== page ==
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Calculating Alimony When Using Mediation for Divorce
As a New Jersey divorce mediator I am always surprised when I meet a couple for the first time and learn just how much they don't know about using mediation for divorce. I would have thought by now with the large number of websites and blogs dedicated to the topic and the attention divorce mediation has gotten in recent years (including being the profession of choice for the gentlemen in the movie "The Wedding Crashers" although given that I am an Accredited Professional Mediator I am in no way the charlatans Vince Vaughn and Owen Wilson were in the movie!) more people would be familiar with the concept of using mediation for divorce in New Jersey. Sadly that is still not the case. With that in mind, I'd like to outline some of the real questions I've been asked by couples just like you and today's question has to do with calculating alimony in New Jersey and how that's handled in mediation. The quick answer? The same way it would be handled were you to hire an attorney and litigate.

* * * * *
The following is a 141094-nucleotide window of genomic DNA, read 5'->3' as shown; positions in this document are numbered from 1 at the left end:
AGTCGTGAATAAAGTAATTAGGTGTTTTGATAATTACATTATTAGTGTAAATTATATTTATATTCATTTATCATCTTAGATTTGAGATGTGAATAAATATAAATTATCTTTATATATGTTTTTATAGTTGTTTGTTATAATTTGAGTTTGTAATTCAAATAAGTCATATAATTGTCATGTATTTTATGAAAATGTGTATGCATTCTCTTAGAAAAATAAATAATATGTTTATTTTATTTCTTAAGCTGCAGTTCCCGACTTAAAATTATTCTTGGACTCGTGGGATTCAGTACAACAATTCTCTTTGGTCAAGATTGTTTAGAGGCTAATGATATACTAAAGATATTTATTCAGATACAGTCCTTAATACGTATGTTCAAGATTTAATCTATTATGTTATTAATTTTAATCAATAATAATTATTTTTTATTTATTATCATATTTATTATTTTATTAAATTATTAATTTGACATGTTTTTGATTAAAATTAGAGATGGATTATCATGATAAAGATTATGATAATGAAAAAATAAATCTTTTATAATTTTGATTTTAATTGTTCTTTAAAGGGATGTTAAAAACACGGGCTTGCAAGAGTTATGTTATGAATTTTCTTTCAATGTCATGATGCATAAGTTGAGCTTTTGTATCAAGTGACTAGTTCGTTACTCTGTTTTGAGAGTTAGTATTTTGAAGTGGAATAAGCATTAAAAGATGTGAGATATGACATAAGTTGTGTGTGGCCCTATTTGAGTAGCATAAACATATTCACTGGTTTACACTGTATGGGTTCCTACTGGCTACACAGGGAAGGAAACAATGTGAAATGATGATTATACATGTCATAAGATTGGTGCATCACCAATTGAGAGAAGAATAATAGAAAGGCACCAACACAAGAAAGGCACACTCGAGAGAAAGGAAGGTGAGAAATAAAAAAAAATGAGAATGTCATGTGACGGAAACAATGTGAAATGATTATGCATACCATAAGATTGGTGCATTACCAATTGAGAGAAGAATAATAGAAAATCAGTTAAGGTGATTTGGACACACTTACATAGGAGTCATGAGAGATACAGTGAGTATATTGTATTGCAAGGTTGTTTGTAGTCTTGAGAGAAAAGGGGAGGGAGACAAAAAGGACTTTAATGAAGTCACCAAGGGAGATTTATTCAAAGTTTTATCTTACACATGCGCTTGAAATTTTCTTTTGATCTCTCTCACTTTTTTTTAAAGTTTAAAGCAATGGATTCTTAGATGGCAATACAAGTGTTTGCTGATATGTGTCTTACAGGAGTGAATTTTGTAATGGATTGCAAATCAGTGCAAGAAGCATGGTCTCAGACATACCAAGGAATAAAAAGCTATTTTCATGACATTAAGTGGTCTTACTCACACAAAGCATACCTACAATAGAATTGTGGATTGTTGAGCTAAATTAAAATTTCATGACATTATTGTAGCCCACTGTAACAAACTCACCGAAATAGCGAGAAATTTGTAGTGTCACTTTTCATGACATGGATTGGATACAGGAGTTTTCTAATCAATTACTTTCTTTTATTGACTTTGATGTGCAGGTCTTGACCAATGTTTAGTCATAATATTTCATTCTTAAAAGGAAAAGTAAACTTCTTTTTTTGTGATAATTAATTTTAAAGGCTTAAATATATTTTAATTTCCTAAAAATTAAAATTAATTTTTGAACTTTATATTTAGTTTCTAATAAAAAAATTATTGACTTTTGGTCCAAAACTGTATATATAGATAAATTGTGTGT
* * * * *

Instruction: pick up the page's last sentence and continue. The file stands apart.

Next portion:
Many couples are surprised that we even discuss alimony in mediation as for some reason they think they have to go to an attorney which is simply untrue. Alimony is discussed along with the other three main areas of divorce including the parenting plan, equitable distribution and New Jersey child support and all agreements are then drafted into the Memorandum of Understanding. Given the vagueness of alimony in New Jersey, when you think about it, mediation is the perfect place to discuss it. You see one of the challenges facing divorcing couples in New Jersey is that there is no set formula for alimony like there is in other states. Alimony in New Jersey is based on a series of 13 statutory factors which when you really read through them provide little guidance in terms of how alimony is really calculated. That's why we use a budget based approach which allows us to discuss what the couples goals are post-divorce and come up with an amount that allows each party to maintain a relatively similar post-marital lifestyle vis a vis each other and to ease the transition from intact family to a separated one.
I've said it before and I'll say it again: this is your divorce - not the court's, not the judge's and certainly not your attorney's so why not discuss with each other what alimony arrangement works in your particular situation instead of leaving it in the hands of complete strangers who don't know you or your children? Using mediation for divorce allows you to do just that.
To file for divorce in New Jersey under no-fault grounds, the couple must have been living separate and apart in different residences for at least 18 consecutive months. There must be no hope of reconciliation in the marriage.
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